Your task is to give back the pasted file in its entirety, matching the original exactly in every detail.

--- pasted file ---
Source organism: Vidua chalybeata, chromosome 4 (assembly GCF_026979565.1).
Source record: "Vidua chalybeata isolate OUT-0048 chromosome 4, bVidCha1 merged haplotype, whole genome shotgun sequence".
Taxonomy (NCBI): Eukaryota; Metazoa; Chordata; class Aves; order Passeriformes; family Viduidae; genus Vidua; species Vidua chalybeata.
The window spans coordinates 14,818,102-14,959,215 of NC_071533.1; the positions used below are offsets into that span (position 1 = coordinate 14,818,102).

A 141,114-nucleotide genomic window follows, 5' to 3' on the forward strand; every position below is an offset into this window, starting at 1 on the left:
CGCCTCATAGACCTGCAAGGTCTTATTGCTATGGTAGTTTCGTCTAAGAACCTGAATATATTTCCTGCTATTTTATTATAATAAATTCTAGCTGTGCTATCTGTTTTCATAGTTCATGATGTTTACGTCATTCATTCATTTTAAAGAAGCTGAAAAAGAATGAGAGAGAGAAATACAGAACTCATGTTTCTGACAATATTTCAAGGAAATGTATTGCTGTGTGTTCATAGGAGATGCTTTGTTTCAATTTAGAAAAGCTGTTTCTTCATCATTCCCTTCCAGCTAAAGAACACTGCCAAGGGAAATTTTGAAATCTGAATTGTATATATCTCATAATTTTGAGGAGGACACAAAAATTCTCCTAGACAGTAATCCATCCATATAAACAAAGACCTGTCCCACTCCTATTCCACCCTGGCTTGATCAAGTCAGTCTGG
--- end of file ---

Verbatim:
Source organism: Vidua chalybeata, chromosome 4 (assembly GCF_026979565.1).
Source record: "Vidua chalybeata isolate OUT-0048 chromosome 4, bVidCha1 merged haplotype, whole genome shotgun sequence".
Taxonomy (NCBI): Eukaryota; Metazoa; Chordata; class Aves; order Passeriformes; family Viduidae; genus Vidua; species Vidua chalybeata.
The window spans coordinates 14,818,102-14,959,215 of NC_071533.1; the positions used below are offsets into that span (position 1 = coordinate 14,818,102).

A 141,114-nucleotide genomic window follows, 5' to 3' on the forward strand; every position below is an offset into this window, starting at 1 on the left:
CGCCTCATAGACCTGCAAGGTCTTATTGCTATGGTAGTTTCGTCTAAGAACCTGAATATATTTCCTGCTATTTTATTATAATAAATTCTAGCTGTGCTATCTGTTTTCATAGTTCATGATGTTTACGTCATTCATTCATTTTAAAGAAGCTGAAAAAGAATGAGAGAGAGAAATACAGAACTCATGTTTCTGACAATATTTCAAGGAAATGTATTGCTGTGTGTTCATAGGAGATGCTTTGTTTCAATTTAGAAAAGCTGTTTCTTCATCATTCCCTTCCAGCTAAAGAACACTGCCAAGGGAAATTTTGAAATCTGAATTGTATATATCTCATAATTTTGAGGAGGACACAAAAATTCTCCTAGACAGTAATCCATCCATATAAACAAAGACCTGTCCCACTCCTATTCCACCCTGGCTTGATCAAGTCAGTCTGG